Medicare covers some genetic testing
January 1, 2022 | View PDF
Medicare may include coverage of diagnostic-level genetic testing for patients when the test is ordered by a physician, as long as certain requirements are met. Genetic tests of this sort are performed in order to help identify medical traits which may be cancer-related. The development and availability of genetic tests continues to evolve, especially in the diagnosis and early treatment of many diseases. Tests of this sort may be able to confirm or eliminate an appropriate diagnosis, far beyond just a written record of a patient’s family history of related diseases.
Most genetic testing procedures are as simple as swabbing the inside of the patient’s cheek, some tests do require a blood sample. These diagnostic tests do not catalog a person’s entire genome, nor do they quantify a patient’s entire medical history. The intended purpose of a genetic test is to identify the presence of specific markers associated with pre-selected diseases or hereditary conditions. Taken alone, the test does not provide exact answers. But the physician may be able to utilize the genetic testing results in order to treat the patient more holistically since early detection and treatment can avoid unneeded complications later.
Medicare only began covering laboratory diagnostic tests using next generation sequencing (NGS) a few years ago. Only certain patients with known cancers initially met the specific criteria required for Medicare to pay for this testing. Since then, additional coverage guidance has been approved by the Centers for Medicare and Medicaid Services (CMS), which sets the policies on how and when Medicare will pay for these prescribed procedures. Over-the-counter genetic tests are not covered by Medicare.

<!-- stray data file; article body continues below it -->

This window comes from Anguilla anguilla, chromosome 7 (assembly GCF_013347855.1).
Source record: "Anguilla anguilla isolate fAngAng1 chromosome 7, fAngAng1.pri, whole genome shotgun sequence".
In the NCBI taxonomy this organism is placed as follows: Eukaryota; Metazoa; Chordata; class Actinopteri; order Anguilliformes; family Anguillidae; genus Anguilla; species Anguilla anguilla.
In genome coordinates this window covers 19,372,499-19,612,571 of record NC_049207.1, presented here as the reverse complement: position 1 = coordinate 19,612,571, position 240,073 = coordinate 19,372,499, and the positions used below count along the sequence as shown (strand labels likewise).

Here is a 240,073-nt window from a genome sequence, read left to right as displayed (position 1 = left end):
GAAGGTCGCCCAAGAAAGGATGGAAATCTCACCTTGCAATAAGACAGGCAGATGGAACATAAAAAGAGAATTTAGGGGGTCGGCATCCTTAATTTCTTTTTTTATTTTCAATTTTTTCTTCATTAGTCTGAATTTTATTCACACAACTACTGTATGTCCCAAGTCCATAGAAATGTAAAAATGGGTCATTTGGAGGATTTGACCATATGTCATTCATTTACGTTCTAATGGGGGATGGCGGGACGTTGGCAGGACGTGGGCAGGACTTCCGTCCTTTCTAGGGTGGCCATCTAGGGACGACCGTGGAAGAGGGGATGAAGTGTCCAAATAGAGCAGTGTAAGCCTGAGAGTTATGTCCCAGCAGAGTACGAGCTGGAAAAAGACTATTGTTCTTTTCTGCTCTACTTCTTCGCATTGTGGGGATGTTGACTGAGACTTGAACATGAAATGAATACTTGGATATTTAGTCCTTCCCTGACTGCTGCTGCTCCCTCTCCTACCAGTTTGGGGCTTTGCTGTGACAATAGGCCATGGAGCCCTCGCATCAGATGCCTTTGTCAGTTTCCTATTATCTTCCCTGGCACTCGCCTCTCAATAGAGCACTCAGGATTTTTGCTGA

Unfortunately, situations have happened where scammers have offered genetic testing services to unsuspecting Medicare beneficiaries. Unscrupulous telemarketers, door-to-door salesmen, and even helpful-seeming people manning the booth at a local health fair often target senior citizens, claiming that Medicare will pay and that the test will be free. Don’t fall for it. Don’t hand over your Medicare card. And don’t agree to pay if the test is not prescribed by your doctor. Remember, if it sounds too good to be true, it probably is.
If you have been sent a kit or approached about genetic testing, contact the Alaska Medicare Information Office and report it.
For any Medicare related questions, please feel free to contact the State of Alaska Medicare Information Office at 800-478-6065 or 907-269-3680; our office is also known as the State Health Insurance Assistance Program (SHIP), the Senior Medicare Patrol (SMP), and the Medicare Improvements for Patients and Providers (MIPPA) program.
Sean McPhilamy is a volunteer and Certified Medicare Counselor at the Alaska Medicare Information Office.